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8 responses to “Taking the “mess” out of Messaging (part 1)

  1. One of the challenges is that it is easy to spend time deep in your product features and those of your industry. When it comes to messaging, it is then a race to get as much jargon out there as possible.

    Your are so deep that you don’t even realize how your messaging comes across as mumbo-jumbo.

    I think the classic test of asking someone outside of your field to critique your messaging main points is a good place to start. They might not understand everything, but if they are completely lost, you may be slinging “gobbledygook“.

    Thanks for the post.


  2. One of my recent favorites (name hidden to protect the guilty)…

    I would like to speak with you about some best practices and strategies for achieving sales and marketing effectiveness in 2010.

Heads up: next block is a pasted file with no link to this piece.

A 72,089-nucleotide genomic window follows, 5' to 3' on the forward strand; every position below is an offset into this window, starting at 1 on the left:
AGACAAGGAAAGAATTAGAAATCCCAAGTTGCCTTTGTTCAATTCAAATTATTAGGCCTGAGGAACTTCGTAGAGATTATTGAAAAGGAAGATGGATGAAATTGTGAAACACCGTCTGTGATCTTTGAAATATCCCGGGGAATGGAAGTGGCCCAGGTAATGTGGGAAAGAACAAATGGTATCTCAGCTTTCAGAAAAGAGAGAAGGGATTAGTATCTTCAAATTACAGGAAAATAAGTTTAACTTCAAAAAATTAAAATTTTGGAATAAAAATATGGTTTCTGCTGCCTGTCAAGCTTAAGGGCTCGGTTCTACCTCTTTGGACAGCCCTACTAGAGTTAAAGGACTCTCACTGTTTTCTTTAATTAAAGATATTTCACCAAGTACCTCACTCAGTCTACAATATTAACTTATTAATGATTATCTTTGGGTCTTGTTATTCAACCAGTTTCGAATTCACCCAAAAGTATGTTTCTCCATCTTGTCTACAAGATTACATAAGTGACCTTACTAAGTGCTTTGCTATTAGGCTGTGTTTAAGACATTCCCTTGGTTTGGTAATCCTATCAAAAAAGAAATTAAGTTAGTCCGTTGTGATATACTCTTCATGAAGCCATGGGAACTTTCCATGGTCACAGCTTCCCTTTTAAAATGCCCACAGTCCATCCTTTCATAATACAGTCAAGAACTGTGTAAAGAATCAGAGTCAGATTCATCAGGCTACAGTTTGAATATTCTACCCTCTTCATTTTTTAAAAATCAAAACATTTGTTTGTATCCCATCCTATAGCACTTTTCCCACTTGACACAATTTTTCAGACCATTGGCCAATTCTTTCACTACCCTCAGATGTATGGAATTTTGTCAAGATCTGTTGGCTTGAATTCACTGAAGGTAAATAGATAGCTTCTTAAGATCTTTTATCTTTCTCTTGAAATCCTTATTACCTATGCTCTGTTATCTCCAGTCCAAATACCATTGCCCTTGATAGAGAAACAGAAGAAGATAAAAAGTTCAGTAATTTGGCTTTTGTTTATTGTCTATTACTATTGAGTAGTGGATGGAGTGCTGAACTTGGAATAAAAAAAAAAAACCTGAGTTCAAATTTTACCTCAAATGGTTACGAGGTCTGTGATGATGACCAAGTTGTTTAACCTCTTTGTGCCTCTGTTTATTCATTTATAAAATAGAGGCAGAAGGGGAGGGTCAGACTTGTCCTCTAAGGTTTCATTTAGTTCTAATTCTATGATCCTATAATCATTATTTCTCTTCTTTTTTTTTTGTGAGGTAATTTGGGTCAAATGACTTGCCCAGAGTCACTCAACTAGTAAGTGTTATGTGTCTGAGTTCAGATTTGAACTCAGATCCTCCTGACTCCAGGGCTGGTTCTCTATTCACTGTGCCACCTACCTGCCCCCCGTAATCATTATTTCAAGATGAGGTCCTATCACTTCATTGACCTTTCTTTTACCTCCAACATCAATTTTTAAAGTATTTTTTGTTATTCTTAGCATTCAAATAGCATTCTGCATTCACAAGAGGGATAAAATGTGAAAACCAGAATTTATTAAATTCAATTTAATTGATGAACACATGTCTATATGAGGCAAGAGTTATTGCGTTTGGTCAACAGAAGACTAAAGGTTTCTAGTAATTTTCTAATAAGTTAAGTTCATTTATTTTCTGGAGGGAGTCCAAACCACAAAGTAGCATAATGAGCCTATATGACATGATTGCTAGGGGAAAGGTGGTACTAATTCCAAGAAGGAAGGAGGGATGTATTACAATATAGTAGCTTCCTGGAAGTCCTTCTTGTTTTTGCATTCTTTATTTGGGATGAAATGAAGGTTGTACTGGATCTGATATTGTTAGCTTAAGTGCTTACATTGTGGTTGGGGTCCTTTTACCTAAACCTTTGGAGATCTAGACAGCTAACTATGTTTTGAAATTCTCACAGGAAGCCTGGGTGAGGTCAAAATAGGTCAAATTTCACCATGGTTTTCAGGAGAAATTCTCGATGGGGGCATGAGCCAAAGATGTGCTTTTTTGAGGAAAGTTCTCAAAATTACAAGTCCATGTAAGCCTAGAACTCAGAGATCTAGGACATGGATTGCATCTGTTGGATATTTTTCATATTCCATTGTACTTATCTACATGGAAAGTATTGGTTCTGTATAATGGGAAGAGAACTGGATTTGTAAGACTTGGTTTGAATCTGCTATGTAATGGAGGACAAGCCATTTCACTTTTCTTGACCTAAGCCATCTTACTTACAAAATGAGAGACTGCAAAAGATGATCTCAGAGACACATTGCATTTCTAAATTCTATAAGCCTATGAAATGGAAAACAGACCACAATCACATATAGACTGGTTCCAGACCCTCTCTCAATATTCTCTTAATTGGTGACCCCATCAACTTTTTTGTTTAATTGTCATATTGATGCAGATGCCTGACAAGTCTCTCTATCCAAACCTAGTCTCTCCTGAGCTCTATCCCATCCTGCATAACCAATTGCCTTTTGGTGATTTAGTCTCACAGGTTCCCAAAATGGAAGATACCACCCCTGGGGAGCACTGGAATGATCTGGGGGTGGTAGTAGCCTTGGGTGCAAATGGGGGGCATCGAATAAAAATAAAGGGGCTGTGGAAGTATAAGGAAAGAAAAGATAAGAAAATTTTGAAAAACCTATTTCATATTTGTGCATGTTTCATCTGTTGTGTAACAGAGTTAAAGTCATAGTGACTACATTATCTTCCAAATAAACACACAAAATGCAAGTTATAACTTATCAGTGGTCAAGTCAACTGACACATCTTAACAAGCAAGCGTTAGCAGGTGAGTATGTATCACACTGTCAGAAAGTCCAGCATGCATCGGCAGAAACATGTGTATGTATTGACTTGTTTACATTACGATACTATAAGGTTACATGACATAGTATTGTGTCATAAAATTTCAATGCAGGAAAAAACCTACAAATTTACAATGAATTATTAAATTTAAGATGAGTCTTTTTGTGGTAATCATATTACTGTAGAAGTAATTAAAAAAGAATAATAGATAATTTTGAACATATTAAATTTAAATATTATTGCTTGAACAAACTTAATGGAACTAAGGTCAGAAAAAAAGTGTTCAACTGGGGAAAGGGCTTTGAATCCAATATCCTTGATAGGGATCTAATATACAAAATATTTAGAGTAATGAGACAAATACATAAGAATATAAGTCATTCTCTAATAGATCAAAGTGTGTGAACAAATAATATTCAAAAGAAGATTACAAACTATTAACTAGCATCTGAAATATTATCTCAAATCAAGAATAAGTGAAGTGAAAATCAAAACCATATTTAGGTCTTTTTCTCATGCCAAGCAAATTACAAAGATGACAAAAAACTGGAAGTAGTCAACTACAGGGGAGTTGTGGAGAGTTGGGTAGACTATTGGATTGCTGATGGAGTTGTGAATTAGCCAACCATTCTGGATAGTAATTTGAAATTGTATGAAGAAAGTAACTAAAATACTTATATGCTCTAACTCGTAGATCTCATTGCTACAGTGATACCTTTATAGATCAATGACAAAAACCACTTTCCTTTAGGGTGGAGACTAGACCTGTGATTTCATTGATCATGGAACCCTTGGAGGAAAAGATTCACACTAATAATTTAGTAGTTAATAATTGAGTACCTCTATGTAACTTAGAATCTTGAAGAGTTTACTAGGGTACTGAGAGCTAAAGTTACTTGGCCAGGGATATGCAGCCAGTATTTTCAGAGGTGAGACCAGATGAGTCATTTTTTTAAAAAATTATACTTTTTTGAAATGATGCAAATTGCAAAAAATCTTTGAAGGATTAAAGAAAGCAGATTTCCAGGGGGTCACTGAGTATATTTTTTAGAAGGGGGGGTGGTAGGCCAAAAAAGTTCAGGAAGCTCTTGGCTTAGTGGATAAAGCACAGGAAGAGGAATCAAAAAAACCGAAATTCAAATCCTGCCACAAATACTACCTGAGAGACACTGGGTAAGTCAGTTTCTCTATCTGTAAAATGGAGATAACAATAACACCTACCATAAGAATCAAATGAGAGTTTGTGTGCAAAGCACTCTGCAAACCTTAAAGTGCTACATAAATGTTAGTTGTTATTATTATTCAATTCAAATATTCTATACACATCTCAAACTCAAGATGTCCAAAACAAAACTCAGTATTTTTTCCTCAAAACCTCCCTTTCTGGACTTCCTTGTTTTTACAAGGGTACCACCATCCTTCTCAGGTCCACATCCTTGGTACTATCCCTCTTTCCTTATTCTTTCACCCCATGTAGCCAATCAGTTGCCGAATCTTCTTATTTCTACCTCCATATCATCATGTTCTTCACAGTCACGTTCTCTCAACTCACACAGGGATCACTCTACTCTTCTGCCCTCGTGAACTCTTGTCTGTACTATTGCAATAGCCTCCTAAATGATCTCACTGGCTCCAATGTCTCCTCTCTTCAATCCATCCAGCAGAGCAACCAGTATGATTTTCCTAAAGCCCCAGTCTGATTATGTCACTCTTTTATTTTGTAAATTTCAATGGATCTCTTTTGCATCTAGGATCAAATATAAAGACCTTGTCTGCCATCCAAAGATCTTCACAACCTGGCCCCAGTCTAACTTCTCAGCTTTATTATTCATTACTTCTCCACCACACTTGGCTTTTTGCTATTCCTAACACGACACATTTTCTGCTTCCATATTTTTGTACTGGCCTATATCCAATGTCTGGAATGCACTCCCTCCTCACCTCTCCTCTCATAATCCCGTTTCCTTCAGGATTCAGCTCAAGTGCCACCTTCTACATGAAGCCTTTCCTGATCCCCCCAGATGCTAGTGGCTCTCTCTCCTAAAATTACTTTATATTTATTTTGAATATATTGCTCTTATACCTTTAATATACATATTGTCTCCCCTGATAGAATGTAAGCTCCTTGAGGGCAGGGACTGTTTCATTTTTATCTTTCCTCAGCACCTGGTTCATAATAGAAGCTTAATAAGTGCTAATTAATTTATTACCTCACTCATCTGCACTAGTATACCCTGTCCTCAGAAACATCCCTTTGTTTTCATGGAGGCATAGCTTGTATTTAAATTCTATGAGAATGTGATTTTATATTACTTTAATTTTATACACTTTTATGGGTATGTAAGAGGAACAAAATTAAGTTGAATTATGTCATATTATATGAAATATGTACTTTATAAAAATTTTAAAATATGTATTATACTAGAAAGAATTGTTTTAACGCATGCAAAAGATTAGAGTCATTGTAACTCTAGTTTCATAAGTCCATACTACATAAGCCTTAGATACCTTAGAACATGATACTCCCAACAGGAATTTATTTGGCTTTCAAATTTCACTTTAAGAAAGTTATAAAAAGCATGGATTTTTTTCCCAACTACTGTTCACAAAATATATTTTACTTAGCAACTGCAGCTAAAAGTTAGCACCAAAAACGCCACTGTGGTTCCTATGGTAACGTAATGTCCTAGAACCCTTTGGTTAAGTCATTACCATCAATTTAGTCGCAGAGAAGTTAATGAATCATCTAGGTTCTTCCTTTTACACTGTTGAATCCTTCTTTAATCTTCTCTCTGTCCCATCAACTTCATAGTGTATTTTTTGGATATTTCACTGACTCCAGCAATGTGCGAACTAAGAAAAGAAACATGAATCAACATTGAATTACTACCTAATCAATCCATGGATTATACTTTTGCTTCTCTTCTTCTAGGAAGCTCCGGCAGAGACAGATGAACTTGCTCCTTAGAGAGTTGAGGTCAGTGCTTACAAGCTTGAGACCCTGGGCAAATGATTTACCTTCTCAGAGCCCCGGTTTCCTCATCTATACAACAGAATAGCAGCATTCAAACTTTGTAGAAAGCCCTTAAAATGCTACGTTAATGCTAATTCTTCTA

Leveraging our global reputation as a respected third-party analyst and market research firm, ***** & **** is uniquely qualified to create custom multi-dimensional integrated marketing solutions that identify, educate, and deliver highly qualified leads, and increase sales and marketing effectiveness to deliver continuous returns.

    I’m sold! I’ll take five today and four more next month.

  3. Good post Saeed. I think you really described the problem well, and this is a trap that so many well intentioned Product Managers fall into.

  4. Saeed,
    As usual, a good, thought-provoking topic!
    That lead paragraph on Cisco’s corporate overview page could benefit from a good writer – its possibly the victim of committee editing! But a quick glance down the page does promise some clearer and better messaging.

    I’ve seen lots of companies fall into the committee editing trap. A good writer presents some tight, well-crafted copy, and then everybody swaps in their favorite buzzwords and sound bites. What you get is blather.